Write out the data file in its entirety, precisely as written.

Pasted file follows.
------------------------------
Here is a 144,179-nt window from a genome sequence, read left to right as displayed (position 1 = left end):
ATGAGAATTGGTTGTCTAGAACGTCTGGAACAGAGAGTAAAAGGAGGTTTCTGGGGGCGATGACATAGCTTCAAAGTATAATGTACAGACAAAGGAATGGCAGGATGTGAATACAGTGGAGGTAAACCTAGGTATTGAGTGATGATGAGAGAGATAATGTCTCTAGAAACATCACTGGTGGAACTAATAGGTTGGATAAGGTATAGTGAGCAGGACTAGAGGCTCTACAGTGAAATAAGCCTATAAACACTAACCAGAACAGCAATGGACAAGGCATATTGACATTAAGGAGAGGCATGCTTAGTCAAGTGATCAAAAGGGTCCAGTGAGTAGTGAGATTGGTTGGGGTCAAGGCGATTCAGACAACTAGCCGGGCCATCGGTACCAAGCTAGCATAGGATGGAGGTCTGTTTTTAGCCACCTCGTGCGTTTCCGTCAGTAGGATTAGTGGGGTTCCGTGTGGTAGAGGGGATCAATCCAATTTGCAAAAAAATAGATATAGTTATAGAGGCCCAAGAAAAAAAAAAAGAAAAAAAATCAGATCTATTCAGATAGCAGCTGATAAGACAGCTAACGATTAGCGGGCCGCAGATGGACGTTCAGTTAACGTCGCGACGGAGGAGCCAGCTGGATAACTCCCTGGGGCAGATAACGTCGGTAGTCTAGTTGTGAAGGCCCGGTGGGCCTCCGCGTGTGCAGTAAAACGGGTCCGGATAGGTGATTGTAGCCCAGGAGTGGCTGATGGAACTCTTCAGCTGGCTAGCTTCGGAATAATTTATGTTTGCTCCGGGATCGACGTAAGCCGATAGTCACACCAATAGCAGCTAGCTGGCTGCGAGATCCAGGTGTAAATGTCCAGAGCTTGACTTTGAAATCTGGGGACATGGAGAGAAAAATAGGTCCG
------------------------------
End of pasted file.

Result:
Here is a 144,179-nt window from a genome sequence, read left to right as displayed (position 1 = left end):
ATGAGAATTGGTTGTCTAGAACGTCTGGAACAGAGAGTAAAAGGAGGTTTCTGGGGGCGATGACATAGCTTCAAAGTATAATGTACAGACAAAGGAATGGCAGGATGTGAATACAGTGGAGGTAAACCTAGGTATTGAGTGATGATGAGAGAGATAATGTCTCTAGAAACATCACTGGTGGAACTAATAGGTTGGATAAGGTATAGTGAGCAGGACTAGAGGCTCTACAGTGAAATAAGCCTATAAACACTAACCAGAACAGCAATGGACAAGGCATATTGACATTAAGGAGAGGCATGCTTAGTCAAGTGATCAAAAGGGTCCAGTGAGTAGTGAGATTGGTTGGGGTCAAGGCGATTCAGACAACTAGCCGGGCCATCGGTACCAAGCTAGCATAGGATGGAGGTCTGTTTTTAGCCACCTCGTGCGTTTCCGTCAGTAGGATTAGTGGGGTTCCGTGTGGTAGAGGGGATCAATCCAATTTGCAAAAAAATAGATATAGTTATAGAGGCCCAAGAAAAAAAAAAAGAAAAAAAATCAGATCTATTCAGATAGCAGCTGATAAGACAGCTAACGATTAGCGGGCCGCAGATGGACGTTCAGTTAACGTCGCGACGGAGGAGCCAGCTGGATAACTCCCTGGGGCAGATAACGTCGGTAGTCTAGTTGTGAAGGCCCGGTGGGCCTCCGCGTGTGCAGTAAAACGGGTCCGGATAGGTGATTGTAGCCCAGGAGTGGCTGATGGAACTCTTCAGCTGGCTAGCTTCGGAATAATTTATGTTTGCTCCGGGATCGACGTAAGCCGATAGTCACACCAATAGCAGCTAGCTGGCTGCGAGATCCAGGTGTAAATGTCCAGAGCTTGACTTTGAAATCTGGGGACATGGAGAGAAAAATAGGTCCG